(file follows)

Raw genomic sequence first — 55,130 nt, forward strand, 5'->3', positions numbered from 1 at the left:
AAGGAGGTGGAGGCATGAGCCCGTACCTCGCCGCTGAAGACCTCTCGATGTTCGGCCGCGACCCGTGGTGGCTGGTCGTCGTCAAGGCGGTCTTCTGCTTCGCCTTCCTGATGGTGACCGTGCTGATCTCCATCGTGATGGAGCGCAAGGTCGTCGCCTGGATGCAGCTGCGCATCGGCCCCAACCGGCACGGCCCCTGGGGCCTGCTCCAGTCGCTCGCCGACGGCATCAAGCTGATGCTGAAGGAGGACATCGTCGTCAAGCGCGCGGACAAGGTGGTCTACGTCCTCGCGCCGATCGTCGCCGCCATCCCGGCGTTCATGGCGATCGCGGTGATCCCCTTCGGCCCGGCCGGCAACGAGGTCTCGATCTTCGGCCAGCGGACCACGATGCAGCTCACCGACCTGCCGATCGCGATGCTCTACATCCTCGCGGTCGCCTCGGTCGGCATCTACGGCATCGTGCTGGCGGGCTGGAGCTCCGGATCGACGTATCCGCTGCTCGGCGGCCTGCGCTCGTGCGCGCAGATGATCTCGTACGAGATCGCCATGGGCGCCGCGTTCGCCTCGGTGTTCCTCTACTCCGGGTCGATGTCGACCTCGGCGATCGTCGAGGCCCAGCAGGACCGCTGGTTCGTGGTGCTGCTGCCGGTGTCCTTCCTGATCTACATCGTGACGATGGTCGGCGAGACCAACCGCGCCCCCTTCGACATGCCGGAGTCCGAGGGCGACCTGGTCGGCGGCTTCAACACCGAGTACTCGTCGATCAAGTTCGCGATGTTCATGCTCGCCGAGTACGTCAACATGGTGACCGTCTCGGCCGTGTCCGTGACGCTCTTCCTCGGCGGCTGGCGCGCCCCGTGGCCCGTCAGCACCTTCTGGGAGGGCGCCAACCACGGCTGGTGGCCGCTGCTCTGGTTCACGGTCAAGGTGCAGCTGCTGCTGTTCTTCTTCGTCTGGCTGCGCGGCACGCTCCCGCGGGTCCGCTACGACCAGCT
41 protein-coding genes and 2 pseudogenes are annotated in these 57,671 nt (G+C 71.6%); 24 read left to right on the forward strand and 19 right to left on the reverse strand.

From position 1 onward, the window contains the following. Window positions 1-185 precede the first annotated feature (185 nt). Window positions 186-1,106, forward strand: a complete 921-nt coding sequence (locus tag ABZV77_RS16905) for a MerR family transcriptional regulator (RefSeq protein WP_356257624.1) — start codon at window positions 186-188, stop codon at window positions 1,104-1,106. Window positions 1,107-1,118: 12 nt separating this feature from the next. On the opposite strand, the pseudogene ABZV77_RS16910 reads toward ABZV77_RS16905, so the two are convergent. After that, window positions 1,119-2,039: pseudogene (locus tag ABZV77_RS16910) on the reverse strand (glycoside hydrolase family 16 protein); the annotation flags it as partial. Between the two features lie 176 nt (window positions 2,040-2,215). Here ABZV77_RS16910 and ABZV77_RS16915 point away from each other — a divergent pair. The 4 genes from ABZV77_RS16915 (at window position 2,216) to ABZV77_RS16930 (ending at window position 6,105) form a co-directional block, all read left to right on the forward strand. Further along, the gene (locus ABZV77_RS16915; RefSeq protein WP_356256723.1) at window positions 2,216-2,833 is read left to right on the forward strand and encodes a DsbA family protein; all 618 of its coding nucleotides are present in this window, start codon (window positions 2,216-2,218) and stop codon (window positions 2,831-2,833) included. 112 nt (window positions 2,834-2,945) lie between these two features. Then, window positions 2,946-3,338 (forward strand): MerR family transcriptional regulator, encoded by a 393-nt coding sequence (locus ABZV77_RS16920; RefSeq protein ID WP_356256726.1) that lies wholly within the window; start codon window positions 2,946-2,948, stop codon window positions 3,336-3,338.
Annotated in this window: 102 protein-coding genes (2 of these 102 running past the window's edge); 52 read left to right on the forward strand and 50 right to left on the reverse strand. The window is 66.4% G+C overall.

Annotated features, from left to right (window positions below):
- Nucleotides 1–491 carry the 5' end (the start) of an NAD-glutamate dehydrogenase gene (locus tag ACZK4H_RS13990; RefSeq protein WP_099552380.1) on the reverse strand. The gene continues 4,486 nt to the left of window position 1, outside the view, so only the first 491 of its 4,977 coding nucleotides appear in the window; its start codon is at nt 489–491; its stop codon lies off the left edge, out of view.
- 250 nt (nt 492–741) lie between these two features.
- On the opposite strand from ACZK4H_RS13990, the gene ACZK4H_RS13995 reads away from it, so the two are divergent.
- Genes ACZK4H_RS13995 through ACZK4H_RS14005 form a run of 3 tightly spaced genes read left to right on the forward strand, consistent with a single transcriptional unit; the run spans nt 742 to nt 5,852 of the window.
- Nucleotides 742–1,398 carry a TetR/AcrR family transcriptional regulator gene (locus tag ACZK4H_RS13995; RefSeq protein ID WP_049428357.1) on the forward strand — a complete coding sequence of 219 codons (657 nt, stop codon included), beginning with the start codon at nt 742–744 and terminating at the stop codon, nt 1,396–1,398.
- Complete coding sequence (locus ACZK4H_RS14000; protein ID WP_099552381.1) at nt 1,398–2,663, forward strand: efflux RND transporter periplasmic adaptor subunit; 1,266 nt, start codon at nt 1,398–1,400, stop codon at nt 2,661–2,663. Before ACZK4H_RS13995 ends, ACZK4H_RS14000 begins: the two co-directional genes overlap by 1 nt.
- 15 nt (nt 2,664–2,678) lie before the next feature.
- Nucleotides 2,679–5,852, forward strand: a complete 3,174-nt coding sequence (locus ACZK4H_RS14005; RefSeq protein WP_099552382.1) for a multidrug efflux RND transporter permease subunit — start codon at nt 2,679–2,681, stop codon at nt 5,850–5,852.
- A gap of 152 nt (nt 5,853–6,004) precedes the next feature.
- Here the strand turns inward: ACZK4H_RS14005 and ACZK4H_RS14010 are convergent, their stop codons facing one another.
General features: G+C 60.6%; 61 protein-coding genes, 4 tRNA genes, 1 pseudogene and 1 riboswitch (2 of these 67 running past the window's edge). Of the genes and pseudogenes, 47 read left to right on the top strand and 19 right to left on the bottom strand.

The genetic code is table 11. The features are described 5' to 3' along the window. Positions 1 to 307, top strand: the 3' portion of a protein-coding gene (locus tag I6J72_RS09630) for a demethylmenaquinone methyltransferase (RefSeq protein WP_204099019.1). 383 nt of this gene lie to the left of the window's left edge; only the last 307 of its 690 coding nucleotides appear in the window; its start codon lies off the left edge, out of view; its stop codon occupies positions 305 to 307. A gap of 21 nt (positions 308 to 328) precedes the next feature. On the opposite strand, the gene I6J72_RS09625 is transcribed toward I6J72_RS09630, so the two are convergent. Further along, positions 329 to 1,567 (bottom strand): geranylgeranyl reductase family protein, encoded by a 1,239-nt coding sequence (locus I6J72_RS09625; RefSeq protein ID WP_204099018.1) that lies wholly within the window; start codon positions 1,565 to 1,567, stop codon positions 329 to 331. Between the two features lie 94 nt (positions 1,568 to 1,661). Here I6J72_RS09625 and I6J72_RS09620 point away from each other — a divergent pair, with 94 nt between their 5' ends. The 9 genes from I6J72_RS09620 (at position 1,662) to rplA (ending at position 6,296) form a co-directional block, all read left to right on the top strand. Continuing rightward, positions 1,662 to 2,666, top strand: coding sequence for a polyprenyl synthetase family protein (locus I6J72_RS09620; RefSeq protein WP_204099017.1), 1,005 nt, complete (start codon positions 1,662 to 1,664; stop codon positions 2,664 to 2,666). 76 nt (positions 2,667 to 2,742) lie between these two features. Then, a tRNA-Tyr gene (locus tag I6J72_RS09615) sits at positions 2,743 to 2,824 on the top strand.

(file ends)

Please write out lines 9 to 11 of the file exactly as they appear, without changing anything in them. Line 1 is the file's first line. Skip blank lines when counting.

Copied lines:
- On the opposite strand from ACZK4H_RS13990, the gene ACZK4H_RS13995 reads away from it, so the two are divergent.
- Genes ACZK4H_RS13995 through ACZK4H_RS14005 form a run of 3 tightly spaced genes read left to right on the forward strand, consistent with a single transcriptional unit; the run spans nt 742 to nt 5,852 of the window.
- Nucleotides 742–1,398 carry a TetR/AcrR family transcriptional regulator gene (locus tag ACZK4H_RS13995; RefSeq protein ID WP_049428357.1) on the forward strand — a complete coding sequence of 219 codons (657 nt, stop codon included), beginning with the start codon at nt 742–744 and terminating at the stop codon, nt 1,396–1,398.